The skills you need for the most in-demand tech jobs in South Africa
The Covid-19 global health crisis catapulted one group of professionals into great demand – the IT workers who could digitize processes for big and small companies, says recruitment specialist Michael Page. Remote working was the need of the hour even for those businesses that were not used to a work-from-home culture.
Businesses had to urgently upgrade their technology infrastructure to navigate the sudden need for remote working to keep work afloat. In South Africa and Sub-Sahara Africa, ICT, financial services and FinTech companies, especially, needed top-quality IT talent (and quickly) to navigate the transformation brought on by the pandemic.
As companies now lean into the inevitability of investing in technology infrastructure and talent for business growth, the importance of cross-functional skills in IT to take on hybrid roles will become increasingly important.
Robyn Stainbank, senior consultant – technology for Michael Page, Africa, shares an example. “DevOps is a hybrid role that combines software development, operations and quality assurance. Similar IT roles that can combine IT with other crucial skills for the business are in demand.”
Other skills that have grown in importance for IT talent are information security, data privacy, SAP, Java, Python, cloud computing, data analysis and artificial intelligence skills. “Apart from these technical skills, combined project management capabilities are in demand,” said Stainbank.
Strategies to attract top IT talent
The importance of the IT team in the health of a business cannot be underestimated, she said. The technological and digital industry is at the forefront of constant change, creating a demand for talent that is not just right-skilled but also can adapt to innovative and forward-thinking environments. Tech industry leaders can source the best talent by using four strategies.
Firstly, it helps to identify the IT skills needed, which will be unique for every business. “These skills may not necessarily be defined accurately by a job role or title itself. So, elaborate on the skills. The additional challenge is the lack of talent in STEM skills across the African continent,” said Stainbank.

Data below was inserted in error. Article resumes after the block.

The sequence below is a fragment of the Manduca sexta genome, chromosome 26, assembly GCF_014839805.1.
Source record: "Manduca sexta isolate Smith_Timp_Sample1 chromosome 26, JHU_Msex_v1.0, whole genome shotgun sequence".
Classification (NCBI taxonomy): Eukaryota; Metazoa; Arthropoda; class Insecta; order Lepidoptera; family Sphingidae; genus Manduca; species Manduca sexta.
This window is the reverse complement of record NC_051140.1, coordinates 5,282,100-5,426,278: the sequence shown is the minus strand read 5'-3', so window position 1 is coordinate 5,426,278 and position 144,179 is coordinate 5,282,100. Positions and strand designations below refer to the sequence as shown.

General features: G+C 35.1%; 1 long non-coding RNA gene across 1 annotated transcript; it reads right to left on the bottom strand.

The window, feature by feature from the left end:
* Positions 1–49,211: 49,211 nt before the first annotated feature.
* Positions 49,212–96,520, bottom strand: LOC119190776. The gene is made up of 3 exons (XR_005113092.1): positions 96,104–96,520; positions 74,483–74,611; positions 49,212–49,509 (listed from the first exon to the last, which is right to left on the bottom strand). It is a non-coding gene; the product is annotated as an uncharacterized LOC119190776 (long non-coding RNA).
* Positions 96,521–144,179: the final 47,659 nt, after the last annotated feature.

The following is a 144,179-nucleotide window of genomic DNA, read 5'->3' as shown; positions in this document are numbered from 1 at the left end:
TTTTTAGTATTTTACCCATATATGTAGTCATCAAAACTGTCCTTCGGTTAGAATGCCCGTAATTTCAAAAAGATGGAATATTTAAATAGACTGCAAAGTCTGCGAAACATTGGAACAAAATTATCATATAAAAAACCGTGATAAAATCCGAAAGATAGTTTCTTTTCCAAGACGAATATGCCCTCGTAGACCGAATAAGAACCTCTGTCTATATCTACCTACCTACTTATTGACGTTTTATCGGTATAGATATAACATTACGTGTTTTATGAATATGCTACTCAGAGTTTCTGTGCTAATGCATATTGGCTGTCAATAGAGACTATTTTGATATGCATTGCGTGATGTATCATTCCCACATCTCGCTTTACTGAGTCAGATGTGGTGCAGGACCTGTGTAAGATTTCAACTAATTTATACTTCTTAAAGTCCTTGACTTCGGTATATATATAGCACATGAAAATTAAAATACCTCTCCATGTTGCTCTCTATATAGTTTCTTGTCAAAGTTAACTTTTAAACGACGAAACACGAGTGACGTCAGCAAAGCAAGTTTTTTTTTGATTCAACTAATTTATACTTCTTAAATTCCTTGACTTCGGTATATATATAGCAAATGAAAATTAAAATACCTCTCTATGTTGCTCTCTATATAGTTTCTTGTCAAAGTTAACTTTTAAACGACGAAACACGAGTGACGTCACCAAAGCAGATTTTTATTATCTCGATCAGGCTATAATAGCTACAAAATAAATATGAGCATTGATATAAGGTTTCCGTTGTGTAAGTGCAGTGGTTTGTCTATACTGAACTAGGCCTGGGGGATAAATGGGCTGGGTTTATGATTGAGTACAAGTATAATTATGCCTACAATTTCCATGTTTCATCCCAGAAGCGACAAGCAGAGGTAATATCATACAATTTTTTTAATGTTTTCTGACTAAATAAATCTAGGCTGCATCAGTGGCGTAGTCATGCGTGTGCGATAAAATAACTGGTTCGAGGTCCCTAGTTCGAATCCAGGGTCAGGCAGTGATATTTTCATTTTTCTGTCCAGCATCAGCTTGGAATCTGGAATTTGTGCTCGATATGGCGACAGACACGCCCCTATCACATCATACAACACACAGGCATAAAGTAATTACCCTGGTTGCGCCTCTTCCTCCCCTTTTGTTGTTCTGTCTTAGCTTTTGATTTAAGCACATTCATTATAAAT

Secondly, there will be higher chances of hiring right if the company engages the wider team in the process. Involving key team members ensures that the recruitment process does not rely on the judgment of one or two senior members but also on the team that can gauge how a new recruit will fit into the job role.
Thirdly, an IT team is useless if the company hasn’t upgraded its technology. What will people do without the tools to do their job? Also, the best IT workers move to companies with the best infrastructure.
“MNCs in ICT and FinTech, and some companies like Takealot.com and Jumia in the retail sector look at technology as an enabler of their business, and it is such companies that will remain desirable employers to top IT talent,” said Stainbank.
Fourthly, a strong training and development plan to enable IT talent to keep up with the constant changes in the industry and to contribute to their dynamic skillsets is a requirement today, not an option. This is also a cost-effective talent retention strategy.
Assessing a candidate’s competence
Companies can learn a great deal about a candidate’s skills and aptitude even before he/she is invited to an interview, said Stainbank. Preliminary online coding tests reveal a candidate’s strengths and weaknesses, which can be verified with his/her CV. These online or offline tests can be made fun through gamification, the hiring expert said.
Hackathons are another way to test a candidate’s ability to work under pressure, and while being observed.
Technical skills are important but so is communication, said Stainbank. “IT candidates don’t work in isolation. Moving up the managerial ladder would mean that they also need leadership skills and soft skills to manage consultant-client relationships.
“Soft skills play varying important roles for IT candidates based on their level and function. Employees should be communicative, organized, bring a problem-solving mindset and be open to constructive criticism. Senior levels of managers should be able to implement ideas, take swift decisions, be good at change management and risk management,” said Stainbank.
Technology often crosses international borders through meaningful knowledge sharing. A great asset in this era of globalisation and international cooperation is a diversity mindset that is inclusive of different worldviews and managing multi-cultural teams.
What it takes to hire right
IT is a competitive, candidate-led market. Companies must have a finger on the pulse of the salaries being offered so that they can create the right remuneration strategy.
“Companies must be updated of the remuneration trends as new roles are constantly being created with technology advances. Michael Page can partner with companies here to offer detailed salary benchmarks for specialist IT roles,” said Stainbank.
But offering a competitive salary is not enough to attract the best IT talent – the quality of engagement, work environment and long-term incentives are equally important.
Michael Page recently published its latest salary guide, showing what skilled professionals can expect to earn in the new year.
Read: In-demand jobs in South Africa – the skills companies are looking for right now